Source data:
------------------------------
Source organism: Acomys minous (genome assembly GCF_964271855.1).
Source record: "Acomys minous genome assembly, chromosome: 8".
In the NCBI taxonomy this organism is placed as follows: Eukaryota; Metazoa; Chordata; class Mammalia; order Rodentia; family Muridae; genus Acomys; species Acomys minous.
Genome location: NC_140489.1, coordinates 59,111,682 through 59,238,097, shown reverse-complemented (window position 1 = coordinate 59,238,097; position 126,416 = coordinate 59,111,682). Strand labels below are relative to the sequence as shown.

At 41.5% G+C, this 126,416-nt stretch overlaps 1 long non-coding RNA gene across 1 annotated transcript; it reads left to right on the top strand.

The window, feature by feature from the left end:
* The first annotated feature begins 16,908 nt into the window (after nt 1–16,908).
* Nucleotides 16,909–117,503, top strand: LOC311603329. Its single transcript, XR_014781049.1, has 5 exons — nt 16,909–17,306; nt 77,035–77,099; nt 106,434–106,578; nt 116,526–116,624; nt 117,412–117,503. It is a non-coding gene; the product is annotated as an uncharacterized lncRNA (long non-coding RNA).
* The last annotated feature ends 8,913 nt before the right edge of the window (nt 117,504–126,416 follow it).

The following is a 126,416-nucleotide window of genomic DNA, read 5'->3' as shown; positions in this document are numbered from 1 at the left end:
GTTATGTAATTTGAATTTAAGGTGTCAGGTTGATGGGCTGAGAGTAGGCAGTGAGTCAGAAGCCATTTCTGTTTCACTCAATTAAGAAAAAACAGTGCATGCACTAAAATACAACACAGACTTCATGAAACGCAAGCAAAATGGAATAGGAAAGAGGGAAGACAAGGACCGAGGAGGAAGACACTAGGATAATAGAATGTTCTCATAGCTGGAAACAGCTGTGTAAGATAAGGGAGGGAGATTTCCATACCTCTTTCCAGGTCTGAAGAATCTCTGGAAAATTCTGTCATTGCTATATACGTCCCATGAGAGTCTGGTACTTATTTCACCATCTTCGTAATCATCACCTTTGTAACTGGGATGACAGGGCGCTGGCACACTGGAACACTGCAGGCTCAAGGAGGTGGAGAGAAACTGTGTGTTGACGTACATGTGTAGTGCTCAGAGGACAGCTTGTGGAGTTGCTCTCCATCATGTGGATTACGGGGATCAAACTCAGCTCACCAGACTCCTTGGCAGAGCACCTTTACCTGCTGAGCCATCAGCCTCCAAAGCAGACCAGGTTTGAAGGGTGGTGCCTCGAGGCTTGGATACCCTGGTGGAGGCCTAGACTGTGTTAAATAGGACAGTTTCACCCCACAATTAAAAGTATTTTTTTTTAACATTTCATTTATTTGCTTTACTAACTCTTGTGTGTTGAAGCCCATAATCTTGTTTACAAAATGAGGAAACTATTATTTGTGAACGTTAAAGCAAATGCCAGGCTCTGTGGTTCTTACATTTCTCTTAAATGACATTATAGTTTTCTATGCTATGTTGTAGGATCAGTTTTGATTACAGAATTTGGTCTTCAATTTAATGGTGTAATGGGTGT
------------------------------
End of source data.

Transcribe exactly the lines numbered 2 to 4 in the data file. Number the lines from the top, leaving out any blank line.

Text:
Source record: "Acomys minous genome assembly, chromosome: 8".
In the NCBI taxonomy this organism is placed as follows: Eukaryota; Metazoa; Chordata; class Mammalia; order Rodentia; family Muridae; genus Acomys; species Acomys minous.
Genome location: NC_140489.1, coordinates 59,111,682 through 59,238,097, shown reverse-complemented (window position 1 = coordinate 59,238,097; position 126,416 = coordinate 59,111,682). Strand labels below are relative to the sequence as shown.